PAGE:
‘Sewa’ idea of service to fore as Derry Sikhs reopen hub - Amerjit (Simon) Singh Nagra outlines plans for food kitchen and CPR training at gurdwara
An initiative to reopen the gurdwara and cultural centre in Derry as a cross-community hub is to be launched in the coming weeks.
The Sikh temple and community centre at the top of Simpson’s Brae has been closed and restricted, like many other vital spiritual and social outlets in the city, for much of the past year due to the SARS-CoV-2 pandemic.
But with light now appearing at the end of the COVID-19 tunnel Derry businessman and educator Amerjit (Simon) Singh Nagra hopes members of all creeds in the city will soon be availing of its facilities again.
Mr. Nagra, a leading light in the NI. Sikh Association, said the last year has been one of reflection and that as we emerge from lockdown the Sikh community wants to open its doors to the wider public.
The vision includes opening up the kitchen. Another proposal is to use the centre to facilitate cardiopulmonary resuscitation (CPR) training - a particularly timely initiative given the near tragedy that unfolded when Danish playmaker Christian Eriksen took a heart attack during his country’s clash with Finland at the European Football Championship last Saturday.
“We are setting up some cross-community projects. These will include a free kitchen and CPR training,” Mr, Nagra told the ‘Journal.’
To help with the medical training Mr. Nagra intends enlisting members of the long-established Irish-Indian community in the city.
Kanwar Panesar, the now retired pioneering surgeon who has been a pillar of the local Sikh community since the 1970s, and Dr. Mukesh Chugh, consultant anaesthetist at Altnagelvin, are keen to get involved.
“They and others have volunteered to help me. My medical knowledge is limited to the Boy Scouts! But the recent unfortunate event with footballer Christian Eriksen obviously had an effect on me. I spoke to Uncle Panesar and he encouraged me further.”
The well-known entrepreneur wants the initiative to bring people together and to harness the natural talents and abilities of citizens in all their cultural diversity.
“The beautiful thing is that in our community and all around the city I know people that are much better than me, from medical people, sports people, teachers, cleaners, cooks, they always go out of the way for me.
“They do it out of love, not money, and we should promote that connection right across the community.”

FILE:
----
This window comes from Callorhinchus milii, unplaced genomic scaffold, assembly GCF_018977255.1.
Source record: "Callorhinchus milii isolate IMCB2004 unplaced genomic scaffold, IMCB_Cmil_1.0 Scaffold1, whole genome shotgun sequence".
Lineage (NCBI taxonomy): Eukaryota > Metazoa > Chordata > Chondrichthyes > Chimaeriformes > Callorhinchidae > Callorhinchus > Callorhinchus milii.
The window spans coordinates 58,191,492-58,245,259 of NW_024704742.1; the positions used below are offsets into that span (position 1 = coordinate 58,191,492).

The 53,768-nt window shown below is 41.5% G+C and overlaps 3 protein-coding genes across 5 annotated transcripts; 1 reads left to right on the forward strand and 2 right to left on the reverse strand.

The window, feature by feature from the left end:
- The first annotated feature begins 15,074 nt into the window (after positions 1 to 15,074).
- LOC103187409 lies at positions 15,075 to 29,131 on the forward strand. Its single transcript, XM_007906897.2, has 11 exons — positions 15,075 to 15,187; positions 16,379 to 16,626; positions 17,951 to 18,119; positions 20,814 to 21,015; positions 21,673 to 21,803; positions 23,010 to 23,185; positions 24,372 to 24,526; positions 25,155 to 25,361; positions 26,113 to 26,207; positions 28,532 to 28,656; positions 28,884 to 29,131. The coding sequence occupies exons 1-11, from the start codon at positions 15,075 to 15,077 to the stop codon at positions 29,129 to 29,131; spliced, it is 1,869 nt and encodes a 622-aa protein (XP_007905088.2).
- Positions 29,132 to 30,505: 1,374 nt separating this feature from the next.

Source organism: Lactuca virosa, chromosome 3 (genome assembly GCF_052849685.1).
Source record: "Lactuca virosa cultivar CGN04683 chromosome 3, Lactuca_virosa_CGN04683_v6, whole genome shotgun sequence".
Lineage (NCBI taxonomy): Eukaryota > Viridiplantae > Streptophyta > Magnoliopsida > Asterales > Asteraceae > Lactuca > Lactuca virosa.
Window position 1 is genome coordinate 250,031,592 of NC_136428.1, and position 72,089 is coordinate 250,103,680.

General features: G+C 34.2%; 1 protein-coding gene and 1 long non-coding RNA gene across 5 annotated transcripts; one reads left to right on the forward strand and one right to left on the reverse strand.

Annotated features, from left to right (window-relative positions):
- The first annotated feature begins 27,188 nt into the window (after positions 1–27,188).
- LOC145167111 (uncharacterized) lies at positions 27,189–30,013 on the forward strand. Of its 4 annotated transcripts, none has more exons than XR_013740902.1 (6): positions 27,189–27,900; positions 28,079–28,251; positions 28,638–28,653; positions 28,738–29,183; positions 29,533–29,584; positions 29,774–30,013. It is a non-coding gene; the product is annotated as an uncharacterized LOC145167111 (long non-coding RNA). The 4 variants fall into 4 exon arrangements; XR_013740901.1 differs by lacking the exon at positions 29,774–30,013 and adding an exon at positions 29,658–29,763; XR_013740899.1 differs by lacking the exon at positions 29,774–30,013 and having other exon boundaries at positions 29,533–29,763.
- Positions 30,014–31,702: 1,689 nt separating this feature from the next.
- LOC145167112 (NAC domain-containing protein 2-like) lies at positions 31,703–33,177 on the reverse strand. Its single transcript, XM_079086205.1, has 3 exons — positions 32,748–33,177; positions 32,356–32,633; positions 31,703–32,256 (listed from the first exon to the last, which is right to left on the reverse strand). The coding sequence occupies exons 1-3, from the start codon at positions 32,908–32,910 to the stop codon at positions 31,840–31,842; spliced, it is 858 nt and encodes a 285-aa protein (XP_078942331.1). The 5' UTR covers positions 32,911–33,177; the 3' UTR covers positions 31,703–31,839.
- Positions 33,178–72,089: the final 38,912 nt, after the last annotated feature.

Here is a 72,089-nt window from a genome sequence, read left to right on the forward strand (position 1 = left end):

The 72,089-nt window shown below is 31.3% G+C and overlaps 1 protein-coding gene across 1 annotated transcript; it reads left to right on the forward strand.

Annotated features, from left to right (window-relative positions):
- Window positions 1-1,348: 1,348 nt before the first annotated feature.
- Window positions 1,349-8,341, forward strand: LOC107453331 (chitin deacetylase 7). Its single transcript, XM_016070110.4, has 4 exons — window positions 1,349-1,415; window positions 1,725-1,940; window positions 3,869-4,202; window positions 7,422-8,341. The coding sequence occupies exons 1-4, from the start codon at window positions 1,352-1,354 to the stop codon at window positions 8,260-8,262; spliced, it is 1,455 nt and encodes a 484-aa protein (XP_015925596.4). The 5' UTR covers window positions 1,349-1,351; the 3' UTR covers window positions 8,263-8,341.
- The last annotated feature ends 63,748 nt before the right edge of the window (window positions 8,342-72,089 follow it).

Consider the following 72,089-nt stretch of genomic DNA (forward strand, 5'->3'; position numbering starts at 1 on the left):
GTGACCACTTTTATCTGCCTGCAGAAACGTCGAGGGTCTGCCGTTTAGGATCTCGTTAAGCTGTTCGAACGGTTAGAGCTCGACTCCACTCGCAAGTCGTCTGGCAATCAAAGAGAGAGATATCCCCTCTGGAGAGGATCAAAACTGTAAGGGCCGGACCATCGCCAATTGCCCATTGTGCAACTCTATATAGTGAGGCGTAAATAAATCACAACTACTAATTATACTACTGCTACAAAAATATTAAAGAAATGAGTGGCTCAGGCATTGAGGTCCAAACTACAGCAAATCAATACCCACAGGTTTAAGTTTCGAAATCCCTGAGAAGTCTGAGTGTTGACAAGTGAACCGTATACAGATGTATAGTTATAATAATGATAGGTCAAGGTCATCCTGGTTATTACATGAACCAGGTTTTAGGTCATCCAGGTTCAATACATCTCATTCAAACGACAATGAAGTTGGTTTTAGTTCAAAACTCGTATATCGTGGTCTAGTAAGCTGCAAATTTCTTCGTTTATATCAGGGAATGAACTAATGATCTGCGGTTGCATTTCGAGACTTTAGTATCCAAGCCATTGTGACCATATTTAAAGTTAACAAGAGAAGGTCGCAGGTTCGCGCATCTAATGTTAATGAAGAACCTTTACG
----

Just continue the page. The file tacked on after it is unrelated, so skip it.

Over the past number of months Mr. Nagra and the Sikh Association have been busy organising shipments of medical aid to India to help people there cope better with the ravages of the Delta variant of the SARS-CoV-2 virus.
The community has also sent relief to striking farmers through Ravi Singh’s Khalsa Aid organisation in England.
Mr. Nagra said these projects, as well as the forthcoming initiatives at the gurdwara, are informed by the Sikh concept of ‘sewa,’ a principle of selfless volunteerism derived from the Punjabi word for ‘service.’
“As a people Sikhs believe in sewa and defending the weak irrespective of creed or race,” he said, explaining, “Sri Guru Nanak Ji, the founder of Sikhism, has taught us this principle of humanity. He said: ‘Before becoming a Sikh, Hindu, Muslim or Christian let us become human first.’ This is what we do.
“As an organisation we hope to continue our relationships by focusing on helping the local community irrespective of creed or race. It makes no difference. It’s totally selfless.”
Mr. Nagra believes the business world has a lot to learn from these traditions.
He told the ‘Journal’ that the days of dog-eat-dog business values as exemplified by certain reality television programmes of the last twenty years are numbered.
“It’s now about community and social innovation and entrepreneurship. We need to think outside the box for the greater good.
“Economics is a social science and in the 21st century economics has changed. Business has changed and it’s no longer about maximising profits.”